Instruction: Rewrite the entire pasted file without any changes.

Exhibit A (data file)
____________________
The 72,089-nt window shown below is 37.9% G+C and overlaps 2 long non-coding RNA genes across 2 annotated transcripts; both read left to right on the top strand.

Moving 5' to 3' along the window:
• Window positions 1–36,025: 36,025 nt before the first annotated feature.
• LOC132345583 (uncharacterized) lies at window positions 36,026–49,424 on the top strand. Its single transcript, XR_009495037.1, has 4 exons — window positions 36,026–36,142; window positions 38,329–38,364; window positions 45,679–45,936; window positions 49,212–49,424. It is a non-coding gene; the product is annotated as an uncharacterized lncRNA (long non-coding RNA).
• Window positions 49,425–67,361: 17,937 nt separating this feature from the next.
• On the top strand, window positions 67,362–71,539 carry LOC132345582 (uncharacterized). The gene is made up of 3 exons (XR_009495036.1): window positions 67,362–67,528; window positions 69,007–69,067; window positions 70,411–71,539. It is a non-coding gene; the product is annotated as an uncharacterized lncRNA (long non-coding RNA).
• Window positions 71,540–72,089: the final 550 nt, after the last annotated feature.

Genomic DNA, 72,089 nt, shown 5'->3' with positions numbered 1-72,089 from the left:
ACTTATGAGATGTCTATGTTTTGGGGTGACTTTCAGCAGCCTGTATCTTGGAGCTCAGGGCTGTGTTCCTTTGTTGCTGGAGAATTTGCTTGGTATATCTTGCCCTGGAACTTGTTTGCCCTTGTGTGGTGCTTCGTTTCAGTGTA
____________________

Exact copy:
The 72,089-nt window shown below is 37.9% G+C and overlaps 2 long non-coding RNA genes across 2 annotated transcripts; both read left to right on the top strand.

Moving 5' to 3' along the window:
• Window positions 1–36,025: 36,025 nt before the first annotated feature.
• LOC132345583 (uncharacterized) lies at window positions 36,026–49,424 on the top strand. Its single transcript, XR_009495037.1, has 4 exons — window positions 36,026–36,142; window positions 38,329–38,364; window positions 45,679–45,936; window positions 49,212–49,424. It is a non-coding gene; the product is annotated as an uncharacterized lncRNA (long non-coding RNA).
• Window positions 49,425–67,361: 17,937 nt separating this feature from the next.
• On the top strand, window positions 67,362–71,539 carry LOC132345582 (uncharacterized). The gene is made up of 3 exons (XR_009495036.1): window positions 67,362–67,528; window positions 69,007–69,067; window positions 70,411–71,539. It is a non-coding gene; the product is annotated as an uncharacterized lncRNA (long non-coding RNA).
• Window positions 71,540–72,089: the final 550 nt, after the last annotated feature.

Genomic DNA, 72,089 nt, shown 5'->3' with positions numbered 1-72,089 from the left:
ACTTATGAGATGTCTATGTTTTGGGGTGACTTTCAGCAGCCTGTATCTTGGAGCTCAGGGCTGTGTTCCTTTGTTGCTGGAGAATTTGCTTGGTATATCTTGCCCTGGAACTTGTTTGCCCTTGTGTGGTGCTTCGTTTCAGTGTA